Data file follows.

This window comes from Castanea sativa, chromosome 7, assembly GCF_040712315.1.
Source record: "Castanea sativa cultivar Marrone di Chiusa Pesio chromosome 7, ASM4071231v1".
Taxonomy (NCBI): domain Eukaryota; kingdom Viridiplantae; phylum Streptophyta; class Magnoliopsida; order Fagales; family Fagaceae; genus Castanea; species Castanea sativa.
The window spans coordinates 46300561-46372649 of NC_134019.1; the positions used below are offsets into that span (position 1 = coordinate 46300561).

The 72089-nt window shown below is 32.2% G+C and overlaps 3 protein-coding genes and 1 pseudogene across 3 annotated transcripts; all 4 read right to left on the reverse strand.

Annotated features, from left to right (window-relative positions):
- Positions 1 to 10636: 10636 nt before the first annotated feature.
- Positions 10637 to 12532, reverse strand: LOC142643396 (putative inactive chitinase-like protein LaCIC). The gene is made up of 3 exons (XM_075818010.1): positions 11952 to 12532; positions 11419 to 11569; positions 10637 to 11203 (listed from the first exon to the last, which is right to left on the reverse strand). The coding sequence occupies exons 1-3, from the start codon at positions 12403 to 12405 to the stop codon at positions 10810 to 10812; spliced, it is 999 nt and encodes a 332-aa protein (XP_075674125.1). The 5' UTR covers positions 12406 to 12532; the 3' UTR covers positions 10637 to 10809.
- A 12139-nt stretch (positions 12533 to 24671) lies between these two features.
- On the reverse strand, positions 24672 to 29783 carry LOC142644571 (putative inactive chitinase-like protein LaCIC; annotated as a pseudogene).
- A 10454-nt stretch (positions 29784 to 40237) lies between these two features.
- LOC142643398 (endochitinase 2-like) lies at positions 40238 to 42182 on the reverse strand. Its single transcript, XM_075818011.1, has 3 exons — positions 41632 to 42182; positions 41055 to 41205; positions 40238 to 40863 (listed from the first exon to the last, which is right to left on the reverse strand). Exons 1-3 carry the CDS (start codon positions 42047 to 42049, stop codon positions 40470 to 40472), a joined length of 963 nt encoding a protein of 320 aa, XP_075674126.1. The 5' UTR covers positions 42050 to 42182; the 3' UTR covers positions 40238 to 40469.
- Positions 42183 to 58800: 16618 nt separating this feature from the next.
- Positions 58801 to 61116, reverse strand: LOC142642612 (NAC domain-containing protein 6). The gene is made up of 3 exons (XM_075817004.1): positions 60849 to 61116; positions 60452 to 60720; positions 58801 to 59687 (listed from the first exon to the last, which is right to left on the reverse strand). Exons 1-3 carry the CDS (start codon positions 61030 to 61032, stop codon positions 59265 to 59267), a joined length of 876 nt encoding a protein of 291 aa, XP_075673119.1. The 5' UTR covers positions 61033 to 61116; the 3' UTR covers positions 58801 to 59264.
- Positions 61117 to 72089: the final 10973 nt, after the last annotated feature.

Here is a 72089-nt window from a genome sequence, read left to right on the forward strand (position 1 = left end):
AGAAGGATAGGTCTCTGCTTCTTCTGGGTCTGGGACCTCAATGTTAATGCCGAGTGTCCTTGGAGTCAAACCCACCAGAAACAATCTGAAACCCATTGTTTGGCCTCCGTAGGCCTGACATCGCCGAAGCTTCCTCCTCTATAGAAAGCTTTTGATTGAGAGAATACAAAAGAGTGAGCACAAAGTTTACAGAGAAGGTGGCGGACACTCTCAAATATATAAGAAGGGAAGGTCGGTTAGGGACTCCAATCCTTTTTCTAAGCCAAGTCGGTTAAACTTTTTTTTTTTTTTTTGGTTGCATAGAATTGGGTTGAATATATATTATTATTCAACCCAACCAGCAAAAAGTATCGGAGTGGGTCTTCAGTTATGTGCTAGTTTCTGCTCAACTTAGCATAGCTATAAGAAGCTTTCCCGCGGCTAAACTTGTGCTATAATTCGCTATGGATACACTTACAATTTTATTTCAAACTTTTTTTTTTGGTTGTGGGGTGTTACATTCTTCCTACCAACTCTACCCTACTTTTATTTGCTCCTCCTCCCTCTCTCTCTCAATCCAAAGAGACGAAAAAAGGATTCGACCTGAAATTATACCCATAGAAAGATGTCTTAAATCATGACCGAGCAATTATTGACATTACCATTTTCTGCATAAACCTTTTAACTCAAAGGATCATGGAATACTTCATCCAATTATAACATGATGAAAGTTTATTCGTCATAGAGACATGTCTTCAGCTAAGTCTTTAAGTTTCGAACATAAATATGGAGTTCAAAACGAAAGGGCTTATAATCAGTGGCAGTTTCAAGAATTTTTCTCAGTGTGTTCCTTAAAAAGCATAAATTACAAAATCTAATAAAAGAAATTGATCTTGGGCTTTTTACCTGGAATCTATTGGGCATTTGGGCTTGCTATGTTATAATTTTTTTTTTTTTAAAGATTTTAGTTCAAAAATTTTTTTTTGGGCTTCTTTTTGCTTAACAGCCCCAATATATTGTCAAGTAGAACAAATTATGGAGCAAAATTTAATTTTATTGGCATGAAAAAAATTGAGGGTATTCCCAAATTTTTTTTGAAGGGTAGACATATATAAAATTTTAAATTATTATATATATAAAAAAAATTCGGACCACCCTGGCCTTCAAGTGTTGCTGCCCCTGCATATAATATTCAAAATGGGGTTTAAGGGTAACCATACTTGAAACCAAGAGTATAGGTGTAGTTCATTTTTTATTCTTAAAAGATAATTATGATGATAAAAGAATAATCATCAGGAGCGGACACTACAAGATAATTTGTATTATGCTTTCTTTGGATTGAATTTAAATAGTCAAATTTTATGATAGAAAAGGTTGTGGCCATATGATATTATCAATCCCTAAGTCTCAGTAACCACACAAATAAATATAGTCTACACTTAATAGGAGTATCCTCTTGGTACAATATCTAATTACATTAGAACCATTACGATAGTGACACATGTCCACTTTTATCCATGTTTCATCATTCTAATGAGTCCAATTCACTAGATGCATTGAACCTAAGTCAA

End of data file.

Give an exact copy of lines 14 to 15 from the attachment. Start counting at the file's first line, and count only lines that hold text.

- Positions 58801 to 61116, reverse strand: LOC142642612 (NAC domain-containing protein 6). The gene is made up of 3 exons (XM_075817004.1): positions 60849 to 61116; positions 60452 to 60720; positions 58801 to 59687 (listed from the first exon to the last, which is right to left on the reverse strand). Exons 1-3 carry the CDS (start codon positions 61030 to 61032, stop codon positions 59265 to 59267), a joined length of 876 nt encoding a protein of 291 aa, XP_075673119.1. The 5' UTR covers positions 61033 to 61116; the 3' UTR covers positions 58801 to 59264.
- Positions 61117 to 72089: the final 10973 nt, after the last annotated feature.